• pam-krb5 4.8

    This is the default Kerberos PAM module for Debian and Ubuntu systems, and supports both MIT Kerberos and Heimdal. I'm not sure how many people still use straight Kerberos PAM modules these days, with sssd taking off, but I'm still maintaining it.

    This release fixes a somewhat obscure bug: if you configure the module to do expired password changes properly, it checks to see that the expired credentials can still get kadmin/changepw credentials to do the password change. However, it was setting credential options improperly on that call, which could cause it to spuriously fail if, say, krb5.conf is configured to request proxiable credentials but kadmin/changepw doesn't support proxiable credentials. Thanks to Florian Best for the excellent bug report.

  • Animated line drawings with OpenCV

    OpenCV is a pretty versatile C++ computer vision library. Because I use it every day it has also become my go-to tool for creating simple animations at pixel level, for fun, and saving them as video files. This is not one of its core functions but happens to be possible using its GUI drawing tools.

  • rra-c-util 7.0

    This is my collection of utility libraries and support code for (mostly) C software.

    The major version bump is due a backwards-incompatible change: dropping the SA_LEN macro from portable/macros.h, including all the Autoconf machinery to probe for it. This macro came from INN's old portability code when porting to IPv6, but INN turned out to not really need it and it's never caught on. It was causing some warnings with GCC 7 that would otherwise have been hard to fix, so it was time for it to go.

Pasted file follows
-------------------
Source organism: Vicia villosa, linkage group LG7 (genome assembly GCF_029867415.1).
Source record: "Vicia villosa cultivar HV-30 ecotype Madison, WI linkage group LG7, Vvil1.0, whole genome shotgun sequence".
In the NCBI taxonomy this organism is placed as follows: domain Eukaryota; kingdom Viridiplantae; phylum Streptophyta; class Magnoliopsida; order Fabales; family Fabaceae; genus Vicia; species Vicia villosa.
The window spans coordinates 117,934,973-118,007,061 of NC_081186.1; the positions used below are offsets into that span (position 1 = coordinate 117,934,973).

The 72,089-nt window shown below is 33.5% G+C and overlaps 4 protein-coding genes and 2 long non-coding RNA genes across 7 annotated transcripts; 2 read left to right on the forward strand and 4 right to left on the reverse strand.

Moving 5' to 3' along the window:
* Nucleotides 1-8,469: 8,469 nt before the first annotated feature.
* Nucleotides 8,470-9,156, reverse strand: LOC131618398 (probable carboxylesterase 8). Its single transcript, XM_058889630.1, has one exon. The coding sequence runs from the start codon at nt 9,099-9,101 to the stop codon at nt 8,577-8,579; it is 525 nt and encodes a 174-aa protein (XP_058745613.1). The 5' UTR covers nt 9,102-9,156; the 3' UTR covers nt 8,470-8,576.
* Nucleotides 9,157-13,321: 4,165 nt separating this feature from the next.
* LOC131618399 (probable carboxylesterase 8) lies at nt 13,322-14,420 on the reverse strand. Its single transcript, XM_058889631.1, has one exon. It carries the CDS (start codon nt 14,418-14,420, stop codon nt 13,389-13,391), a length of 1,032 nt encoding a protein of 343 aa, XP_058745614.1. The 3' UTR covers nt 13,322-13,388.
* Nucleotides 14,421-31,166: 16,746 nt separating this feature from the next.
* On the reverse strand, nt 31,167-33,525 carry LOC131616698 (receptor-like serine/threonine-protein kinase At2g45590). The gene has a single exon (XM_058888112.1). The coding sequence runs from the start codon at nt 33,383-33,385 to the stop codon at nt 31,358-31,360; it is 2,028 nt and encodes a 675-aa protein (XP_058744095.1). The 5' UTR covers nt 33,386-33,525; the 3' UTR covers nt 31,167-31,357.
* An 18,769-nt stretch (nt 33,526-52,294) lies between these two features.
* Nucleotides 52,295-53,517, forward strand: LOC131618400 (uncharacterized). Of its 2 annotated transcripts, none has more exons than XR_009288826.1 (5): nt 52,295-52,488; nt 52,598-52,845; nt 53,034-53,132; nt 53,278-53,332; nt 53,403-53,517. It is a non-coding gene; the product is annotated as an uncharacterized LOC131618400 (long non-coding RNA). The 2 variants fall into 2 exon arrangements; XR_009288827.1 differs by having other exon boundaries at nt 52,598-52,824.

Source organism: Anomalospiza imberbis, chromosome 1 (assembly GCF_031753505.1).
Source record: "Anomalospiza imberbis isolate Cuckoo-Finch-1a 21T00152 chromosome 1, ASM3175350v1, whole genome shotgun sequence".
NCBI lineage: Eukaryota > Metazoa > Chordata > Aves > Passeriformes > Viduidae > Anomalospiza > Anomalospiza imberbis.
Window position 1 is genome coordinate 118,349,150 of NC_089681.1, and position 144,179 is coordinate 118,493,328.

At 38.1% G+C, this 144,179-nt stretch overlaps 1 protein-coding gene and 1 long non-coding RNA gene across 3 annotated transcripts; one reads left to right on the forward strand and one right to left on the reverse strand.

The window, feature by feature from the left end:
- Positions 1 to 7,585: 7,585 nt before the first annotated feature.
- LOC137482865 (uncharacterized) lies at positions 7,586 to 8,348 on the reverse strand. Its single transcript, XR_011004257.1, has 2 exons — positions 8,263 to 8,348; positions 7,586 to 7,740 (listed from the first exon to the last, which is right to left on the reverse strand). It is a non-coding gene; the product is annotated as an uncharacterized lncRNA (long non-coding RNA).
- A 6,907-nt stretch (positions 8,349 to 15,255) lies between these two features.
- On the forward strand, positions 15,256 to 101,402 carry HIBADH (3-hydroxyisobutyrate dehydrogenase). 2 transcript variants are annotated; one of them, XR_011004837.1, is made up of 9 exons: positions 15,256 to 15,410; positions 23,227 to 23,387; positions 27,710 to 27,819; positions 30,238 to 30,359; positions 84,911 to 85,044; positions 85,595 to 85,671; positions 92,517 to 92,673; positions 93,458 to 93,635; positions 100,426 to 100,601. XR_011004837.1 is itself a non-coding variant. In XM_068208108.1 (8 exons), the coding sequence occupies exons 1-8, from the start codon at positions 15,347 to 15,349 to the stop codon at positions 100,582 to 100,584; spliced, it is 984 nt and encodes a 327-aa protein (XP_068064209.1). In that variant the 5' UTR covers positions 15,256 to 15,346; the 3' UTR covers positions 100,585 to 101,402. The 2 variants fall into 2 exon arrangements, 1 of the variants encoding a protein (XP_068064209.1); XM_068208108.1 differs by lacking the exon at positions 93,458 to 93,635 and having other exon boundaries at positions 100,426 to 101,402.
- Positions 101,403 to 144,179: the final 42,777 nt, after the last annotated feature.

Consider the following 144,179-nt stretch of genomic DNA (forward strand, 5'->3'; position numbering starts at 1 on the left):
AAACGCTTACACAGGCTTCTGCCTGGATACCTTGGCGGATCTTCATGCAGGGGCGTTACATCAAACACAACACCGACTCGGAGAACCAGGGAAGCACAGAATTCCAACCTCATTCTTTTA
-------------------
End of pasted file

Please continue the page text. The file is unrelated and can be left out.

• C TAP Harness 4.2

    The functional change in this release of my test framework for C programs is the addition of a new is_blob test function. This is equivalent to ok(memcmp(...)) but it reports where the two memory regions differ as a diagnostic.

GNOME: Glade 3.21.0 and GNOME.Asia

Filed under
GNOME
  • Glade 3.21.0 Released!

    Glade 3.21.0 is the first development release in the 3.21 series

    It has a new modern UI for an improved, more streamline GUI design
    workflow.

  • Glade 3.21 Released For Whipping Up GTK3 Interfaces

    Glade 3.21 was released today as the latest development release of this tool for quickly designing GTK3/GNOME user-interfaces.

  • GNOME.Asia and Engagmeent update

    GNOME.Asia was an amazing event and I wanted to reach out to the organizers and thank them for the wonderful reception that I received while I was there. The trip to Chongqing was mostly uneventful other than the fact every Chinese official was gunning for my battery brick when going through airport security. After a long layover in Beijing, I was landed in Chongqing and met up with Mathias Clasen and proceeded to head to the hotel.

Android Apps on Chrome OS, postmarketOS Coming Along

Filed under
Android
  • Chromebooks Will Soon Support Parallel Android Apps with the Chrome OS 64 Update

    Google is reportedly bringing support for running multiple Android apps simultaneously on supported Chromebook models via an upcoming update of their Chrome OS Linux-based operating system.

    According to the ChromeUnboxed website, it would appear that the upcoming Chrome OS 64 operating system carries a new feature called "Android Parallel Tasks," which looks to let users run Android apps in the background on Chromebooks that support Google Play Store and Android apps.

    At the moment, Chrome OS pauses Android apps when the focus is no longer on them, which means that it's not possible to run multiple Android apps at the same time. The latest stable release of Chrome OS is version 63 and was released on December 15, a day after Google promoted Chrome OS 64 to the Beta channel.

  • 219 days of postmarketOS